Market drop nowhere near harming U.S. economy: Fed's Mester

Traders work on the floor of the New York Stock Exchange (NYSE) in New York, U.S., October 24, 2018. REUTERS/Brendan McDermid

NEW YORK (Reuters) - The recent cratering of stock markets is nowhere near severe enough to rattle confidence and significantly hurt U.S. business and consumer spending, a Fed official said on Thursday, in the latest unruffled message from the U.S. central bank.

In a speech, Loretta Mester, president of the Cleveland Fed, reinforced the U.S. central bank’s steady-as-she-goes expectation to keep gradually raising interest rates in the face of a nearly month-long fall in major U.S. equity indexes, which has been driven by worries over the effects of U.S. tariffs and a slowdown in China.

“While a deeper and more persistent drop in equity markets could dash confidence and lead to a significant pullback in risk-taking and spending, we are far from this scenario,” said Mester, who leans somewhat hawkish.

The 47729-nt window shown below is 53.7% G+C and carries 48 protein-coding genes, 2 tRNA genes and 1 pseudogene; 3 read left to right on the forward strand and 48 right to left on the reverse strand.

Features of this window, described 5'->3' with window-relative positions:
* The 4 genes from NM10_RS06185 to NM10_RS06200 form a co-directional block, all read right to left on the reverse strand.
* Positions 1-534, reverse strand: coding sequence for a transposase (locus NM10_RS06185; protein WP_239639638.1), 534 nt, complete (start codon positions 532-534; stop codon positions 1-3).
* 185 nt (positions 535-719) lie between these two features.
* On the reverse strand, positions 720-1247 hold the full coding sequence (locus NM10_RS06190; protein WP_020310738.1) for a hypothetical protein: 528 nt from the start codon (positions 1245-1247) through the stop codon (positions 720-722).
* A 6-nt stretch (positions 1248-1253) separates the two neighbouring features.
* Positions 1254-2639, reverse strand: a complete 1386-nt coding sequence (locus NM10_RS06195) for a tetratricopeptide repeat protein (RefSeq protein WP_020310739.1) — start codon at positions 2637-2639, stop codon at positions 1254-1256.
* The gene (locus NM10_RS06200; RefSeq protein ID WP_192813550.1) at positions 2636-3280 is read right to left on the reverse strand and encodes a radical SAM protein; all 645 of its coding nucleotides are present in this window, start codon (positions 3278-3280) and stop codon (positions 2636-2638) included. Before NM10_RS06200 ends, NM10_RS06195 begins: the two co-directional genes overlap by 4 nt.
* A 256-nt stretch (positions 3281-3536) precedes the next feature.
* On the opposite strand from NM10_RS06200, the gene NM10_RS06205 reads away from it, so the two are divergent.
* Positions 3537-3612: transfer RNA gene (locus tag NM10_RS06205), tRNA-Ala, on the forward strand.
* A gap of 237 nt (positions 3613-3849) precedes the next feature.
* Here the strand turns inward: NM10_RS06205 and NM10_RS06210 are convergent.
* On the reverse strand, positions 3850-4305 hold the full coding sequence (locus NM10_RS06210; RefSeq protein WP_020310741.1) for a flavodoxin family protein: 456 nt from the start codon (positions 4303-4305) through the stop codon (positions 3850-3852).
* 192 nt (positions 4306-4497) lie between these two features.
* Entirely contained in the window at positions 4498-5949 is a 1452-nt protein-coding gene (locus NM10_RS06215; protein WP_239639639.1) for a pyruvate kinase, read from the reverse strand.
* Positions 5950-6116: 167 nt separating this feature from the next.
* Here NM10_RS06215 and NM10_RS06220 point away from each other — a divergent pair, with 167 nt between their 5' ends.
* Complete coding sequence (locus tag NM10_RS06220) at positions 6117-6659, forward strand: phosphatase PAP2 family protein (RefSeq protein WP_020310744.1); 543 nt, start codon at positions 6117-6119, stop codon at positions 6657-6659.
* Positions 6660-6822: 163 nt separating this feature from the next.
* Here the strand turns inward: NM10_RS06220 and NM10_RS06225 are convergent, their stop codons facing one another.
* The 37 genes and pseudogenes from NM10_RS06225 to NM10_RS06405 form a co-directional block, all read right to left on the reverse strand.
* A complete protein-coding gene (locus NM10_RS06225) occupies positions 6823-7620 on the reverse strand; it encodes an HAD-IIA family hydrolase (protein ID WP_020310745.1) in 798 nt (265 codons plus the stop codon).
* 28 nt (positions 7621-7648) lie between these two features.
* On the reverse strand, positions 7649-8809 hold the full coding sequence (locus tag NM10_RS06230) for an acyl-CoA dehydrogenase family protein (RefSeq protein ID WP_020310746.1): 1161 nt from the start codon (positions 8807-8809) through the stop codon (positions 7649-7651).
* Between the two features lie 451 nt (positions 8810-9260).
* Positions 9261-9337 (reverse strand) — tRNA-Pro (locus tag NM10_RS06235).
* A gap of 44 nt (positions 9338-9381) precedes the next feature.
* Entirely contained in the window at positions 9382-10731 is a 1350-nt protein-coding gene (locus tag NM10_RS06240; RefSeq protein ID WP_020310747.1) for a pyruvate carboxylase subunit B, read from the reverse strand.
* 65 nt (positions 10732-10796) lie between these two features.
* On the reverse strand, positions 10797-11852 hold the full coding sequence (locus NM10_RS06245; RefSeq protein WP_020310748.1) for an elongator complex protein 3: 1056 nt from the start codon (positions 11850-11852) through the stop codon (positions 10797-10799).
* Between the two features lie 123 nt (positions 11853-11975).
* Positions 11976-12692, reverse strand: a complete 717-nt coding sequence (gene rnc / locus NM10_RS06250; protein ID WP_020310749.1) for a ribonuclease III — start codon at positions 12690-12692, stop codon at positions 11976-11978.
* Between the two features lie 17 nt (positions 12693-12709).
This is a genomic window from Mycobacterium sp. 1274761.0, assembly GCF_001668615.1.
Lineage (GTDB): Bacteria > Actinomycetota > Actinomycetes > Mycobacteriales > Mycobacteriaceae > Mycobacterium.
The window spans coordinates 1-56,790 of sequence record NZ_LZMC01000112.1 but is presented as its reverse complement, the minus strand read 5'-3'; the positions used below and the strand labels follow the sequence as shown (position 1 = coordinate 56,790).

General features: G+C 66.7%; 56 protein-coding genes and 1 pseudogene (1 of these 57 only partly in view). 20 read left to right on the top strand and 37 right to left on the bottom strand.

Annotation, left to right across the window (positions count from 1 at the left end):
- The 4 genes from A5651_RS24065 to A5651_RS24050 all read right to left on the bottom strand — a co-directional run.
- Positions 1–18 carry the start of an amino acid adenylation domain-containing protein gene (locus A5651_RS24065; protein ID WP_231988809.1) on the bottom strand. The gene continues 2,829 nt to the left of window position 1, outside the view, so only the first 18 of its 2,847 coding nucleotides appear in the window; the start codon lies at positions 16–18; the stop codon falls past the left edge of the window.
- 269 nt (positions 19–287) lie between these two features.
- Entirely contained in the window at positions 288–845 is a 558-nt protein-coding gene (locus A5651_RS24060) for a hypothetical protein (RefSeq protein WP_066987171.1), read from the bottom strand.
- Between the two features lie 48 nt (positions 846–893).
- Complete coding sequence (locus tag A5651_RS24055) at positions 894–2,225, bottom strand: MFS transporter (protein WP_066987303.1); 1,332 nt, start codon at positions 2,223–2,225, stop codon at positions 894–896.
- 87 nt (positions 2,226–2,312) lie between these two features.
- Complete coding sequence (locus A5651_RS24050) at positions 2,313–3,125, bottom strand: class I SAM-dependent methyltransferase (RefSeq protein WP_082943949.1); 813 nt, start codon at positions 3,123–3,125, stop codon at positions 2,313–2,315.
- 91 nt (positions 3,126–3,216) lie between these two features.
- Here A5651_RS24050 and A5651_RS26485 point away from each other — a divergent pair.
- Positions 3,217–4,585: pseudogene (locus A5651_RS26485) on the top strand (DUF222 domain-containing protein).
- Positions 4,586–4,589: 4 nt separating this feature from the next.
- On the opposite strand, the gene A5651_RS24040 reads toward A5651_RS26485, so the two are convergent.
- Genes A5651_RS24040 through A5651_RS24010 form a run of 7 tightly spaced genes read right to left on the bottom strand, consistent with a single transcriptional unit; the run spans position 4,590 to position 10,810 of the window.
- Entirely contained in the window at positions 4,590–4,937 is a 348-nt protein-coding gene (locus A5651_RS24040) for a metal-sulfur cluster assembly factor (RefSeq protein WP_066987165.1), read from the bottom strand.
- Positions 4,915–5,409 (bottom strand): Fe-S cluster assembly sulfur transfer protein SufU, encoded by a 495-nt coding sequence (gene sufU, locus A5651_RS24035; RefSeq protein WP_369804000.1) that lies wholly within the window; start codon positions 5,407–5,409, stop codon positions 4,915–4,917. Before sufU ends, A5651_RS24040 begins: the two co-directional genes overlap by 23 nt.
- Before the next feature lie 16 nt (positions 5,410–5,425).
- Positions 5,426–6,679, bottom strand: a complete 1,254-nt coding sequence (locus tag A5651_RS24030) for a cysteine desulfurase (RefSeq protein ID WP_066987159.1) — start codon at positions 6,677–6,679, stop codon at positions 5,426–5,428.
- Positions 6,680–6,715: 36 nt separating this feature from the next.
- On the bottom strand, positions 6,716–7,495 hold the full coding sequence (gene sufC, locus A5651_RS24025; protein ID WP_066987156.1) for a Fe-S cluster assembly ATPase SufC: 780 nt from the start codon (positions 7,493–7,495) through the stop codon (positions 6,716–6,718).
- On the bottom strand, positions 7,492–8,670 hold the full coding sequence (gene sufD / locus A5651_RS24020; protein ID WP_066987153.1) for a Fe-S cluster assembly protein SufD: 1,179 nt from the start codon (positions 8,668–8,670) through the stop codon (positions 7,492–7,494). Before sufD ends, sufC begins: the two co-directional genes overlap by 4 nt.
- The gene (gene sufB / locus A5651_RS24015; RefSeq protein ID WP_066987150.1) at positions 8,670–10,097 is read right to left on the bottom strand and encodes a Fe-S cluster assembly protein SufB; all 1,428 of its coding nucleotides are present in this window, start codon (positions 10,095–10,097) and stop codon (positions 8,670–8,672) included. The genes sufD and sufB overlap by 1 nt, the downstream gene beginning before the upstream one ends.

“Similar to the swings in the market we saw earlier this year, the movements of late do not seem to be signaling that investors are becoming overly pessimistic,” she added.

The roughly 7 percent selloff in the S&P 500 this month has also reflected concerns over corporate earnings and higher borrowing costs, investors say. The Fed raised rates last month to above 2 percent, and expects to hike again in December amid what Mester called a “very strong” labor market.

Overall, she said, the economy is doing “very well,” with inflation at the Fed’s 2 percent goal and business and consumer spending expected to remain robust, with no strong pullback in a cooling housing market.

With unemployment at 3.7 percent, its lowest rate since the 1960s, Mester, like Fed Chair Jerome Powell, framed monetary policy as a balance between risks of overheating the economy and unnecessarily choking off its nearly record-long expansion.

“We are nearing the completion of the exit from the period of extraordinary monetary policymaking and moving close to a period of normal policymaking,” she told investors at a Money Marketeers dinner, a few blocks from Wall Street.

Reporting by Jonathan Spicer; Editing by Leslie Adler